It has been two years since Chinese banks have seen their luck turn sour with raising NPLs and decreasing profits. Preoccupied by other issues – including the collapse of the stock market and a huge loss of reserves after a mini-devaluation – the Chinese government only turned to the banks' situation early this year. Most of the actions taken have been piecemeal and uncoordinated.
61% of respondents to the ICC Banking Commission’s latest Global Survey reported a shortfall in global trade finance. And US$700 billion of the unmet demand comes from developing Asia. Here we examine the measures that can be taken to address the trade finance gap across the world’s largest continent.
Global banking is facing a perfect storm. In addition to weak economic growth, major regulatory challenges, and historically low interest rates, the industry also faces an intensifying threat stemming from changing consumer perceptions of traditional banks coupled with the emergence of new competitors offering attractive, personalised products.
This post examines the current status and future outlook of legacy modernisation in Japan's financial industry based on a survey Celent conducted in 2015. The survey targeted insurers, financial institutions, and brokers. Additional information was gathered in follow-up interviews through 2016.
Back in 2012, Thailand's Electronic Transactions Commission issued regulations that mandated domestic processing of domestic debit card transactions with debit cards issued in Thailand. It granted a grace period of one year for service providers to meet the new requirements.
As per Reserve Bank of India, the Indian banking system has gross stressed assets of 11.5% of total assets, as of March 2016. Amongst the various categories of banks, the percentage for public sector banks is, as expected, highest at 14.5%.
The classical central banker’s dilemma is how to address the growth versus inflation conflict. The prevailing orthodoxy has remained an independent monetary policy using base interest rates as the primary management tool.
Slower economic conditions around the region are certainly impacting our banks and financial services institutions, but that doesn’t mean hiring & recruitment has come to a complete halt. Organisations still need talent to keep operations running and lead them into new growth areas. This requires talent in different shapes and sizes than previously. Shifting sands just means a shift in focus is required to different functions, roles, or skills to meet current market conditions.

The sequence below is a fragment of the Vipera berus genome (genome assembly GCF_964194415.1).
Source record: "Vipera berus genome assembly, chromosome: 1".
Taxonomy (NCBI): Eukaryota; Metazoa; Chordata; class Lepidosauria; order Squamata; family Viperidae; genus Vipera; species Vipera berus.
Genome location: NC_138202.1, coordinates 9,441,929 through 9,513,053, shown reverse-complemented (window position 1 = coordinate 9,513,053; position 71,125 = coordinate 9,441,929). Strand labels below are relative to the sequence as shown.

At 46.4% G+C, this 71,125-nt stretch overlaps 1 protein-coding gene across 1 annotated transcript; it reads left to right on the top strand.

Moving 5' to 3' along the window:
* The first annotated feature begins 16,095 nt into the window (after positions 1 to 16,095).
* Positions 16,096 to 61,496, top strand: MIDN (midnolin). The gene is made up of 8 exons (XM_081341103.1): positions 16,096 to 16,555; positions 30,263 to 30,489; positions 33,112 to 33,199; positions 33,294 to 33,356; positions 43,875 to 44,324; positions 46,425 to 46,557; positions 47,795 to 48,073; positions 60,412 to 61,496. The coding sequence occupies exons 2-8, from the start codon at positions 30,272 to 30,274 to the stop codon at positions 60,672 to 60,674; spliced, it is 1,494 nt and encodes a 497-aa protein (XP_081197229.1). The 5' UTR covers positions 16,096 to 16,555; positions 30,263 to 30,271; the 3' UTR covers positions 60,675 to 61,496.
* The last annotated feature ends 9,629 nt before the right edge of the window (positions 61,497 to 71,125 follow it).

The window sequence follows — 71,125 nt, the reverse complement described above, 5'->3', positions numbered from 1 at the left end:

The second quarter of the calendar year is always a very active period for recruiters, after Chinese New Year and post-bonus season. Whilst candidates normally choose this time of year to open themselves up to new job opportunities, there is a surge in employers requiring specific skill-sets to fill the gaps left behind on top of their existing unfilled vacancies.
The first quarter of the calendar year is traditionally a peak recruitment season within banking & financial services. The pace of recruitment will speed up with the majority of employers reviewing headcount and planning for the new year that lies ahead. This quarter will also see the payment of annual bonuses, which is preceded by candidates looking out for good opportunities and followed by an influx of roles and recruitment activity as people search for their next role.
Private banks in Asia are increasingly burdened by risk and regulatory requirements, in fact more so than any other segments within banking. Regulations span numerous dimensions and serve various objectives including investor protection, financial crime prevention, capital adequacy management, taxation compliance, professional code of conduct, and risk management.
Careers in banking and finance are ever-evolving as constant change in Asia's markets creates demand for new skill sets. Whether changes are caused by new technologies, evolving regulations, or an increasingly competitive landscape, it pays to keep track of hiring trends as a barometer for your own career.
In the immediate aftermath of the global financial crisis, a chorus of bankers reaffirmed their commitment to global universal banking because it helped smooth revenue volatility. Since then, a host of regulation, from structural reform to tougher capital and leverage ratios, has changed the game.